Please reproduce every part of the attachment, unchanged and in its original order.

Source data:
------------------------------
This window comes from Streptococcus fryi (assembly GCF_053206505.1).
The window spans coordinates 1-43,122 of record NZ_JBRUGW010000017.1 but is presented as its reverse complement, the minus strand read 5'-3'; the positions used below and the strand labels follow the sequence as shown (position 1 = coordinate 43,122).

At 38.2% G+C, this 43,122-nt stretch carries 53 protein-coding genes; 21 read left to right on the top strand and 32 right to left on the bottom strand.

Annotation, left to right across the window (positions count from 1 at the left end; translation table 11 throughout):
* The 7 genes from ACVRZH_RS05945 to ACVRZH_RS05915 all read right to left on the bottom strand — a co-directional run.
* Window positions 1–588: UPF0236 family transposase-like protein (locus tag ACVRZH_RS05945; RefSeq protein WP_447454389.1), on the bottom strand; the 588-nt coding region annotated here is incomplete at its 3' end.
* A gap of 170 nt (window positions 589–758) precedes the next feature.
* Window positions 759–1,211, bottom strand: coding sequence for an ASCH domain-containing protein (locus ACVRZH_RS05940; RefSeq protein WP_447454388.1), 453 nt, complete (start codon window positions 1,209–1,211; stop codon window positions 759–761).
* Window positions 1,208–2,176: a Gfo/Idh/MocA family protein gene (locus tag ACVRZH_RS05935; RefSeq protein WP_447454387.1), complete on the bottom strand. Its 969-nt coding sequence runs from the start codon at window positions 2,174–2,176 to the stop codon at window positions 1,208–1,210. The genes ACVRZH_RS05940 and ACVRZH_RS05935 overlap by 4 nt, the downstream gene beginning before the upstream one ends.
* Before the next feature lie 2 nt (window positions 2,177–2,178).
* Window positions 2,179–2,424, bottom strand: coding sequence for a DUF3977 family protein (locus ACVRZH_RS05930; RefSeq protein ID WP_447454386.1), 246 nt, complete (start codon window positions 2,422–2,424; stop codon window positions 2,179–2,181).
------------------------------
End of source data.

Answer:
This window comes from Streptococcus fryi (assembly GCF_053206505.1).
The window spans coordinates 1-43,122 of record NZ_JBRUGW010000017.1 but is presented as its reverse complement, the minus strand read 5'-3'; the positions used below and the strand labels follow the sequence as shown (position 1 = coordinate 43,122).

At 38.2% G+C, this 43,122-nt stretch carries 53 protein-coding genes; 21 read left to right on the top strand and 32 right to left on the bottom strand.

Annotation, left to right across the window (positions count from 1 at the left end; translation table 11 throughout):
* The 7 genes from ACVRZH_RS05945 to ACVRZH_RS05915 all read right to left on the bottom strand — a co-directional run.
* Window positions 1–588: UPF0236 family transposase-like protein (locus tag ACVRZH_RS05945; RefSeq protein WP_447454389.1), on the bottom strand; the 588-nt coding region annotated here is incomplete at its 3' end.
* A gap of 170 nt (window positions 589–758) precedes the next feature.
* Window positions 759–1,211, bottom strand: coding sequence for an ASCH domain-containing protein (locus ACVRZH_RS05940; RefSeq protein WP_447454388.1), 453 nt, complete (start codon window positions 1,209–1,211; stop codon window positions 759–761).
* Window positions 1,208–2,176: a Gfo/Idh/MocA family protein gene (locus tag ACVRZH_RS05935; RefSeq protein WP_447454387.1), complete on the bottom strand. Its 969-nt coding sequence runs from the start codon at window positions 2,174–2,176 to the stop codon at window positions 1,208–1,210. The genes ACVRZH_RS05940 and ACVRZH_RS05935 overlap by 4 nt, the downstream gene beginning before the upstream one ends.
* Before the next feature lie 2 nt (window positions 2,177–2,178).
* Window positions 2,179–2,424, bottom strand: coding sequence for a DUF3977 family protein (locus ACVRZH_RS05930; RefSeq protein ID WP_447454386.1), 246 nt, complete (start codon window positions 2,422–2,424; stop codon window positions 2,179–2,181).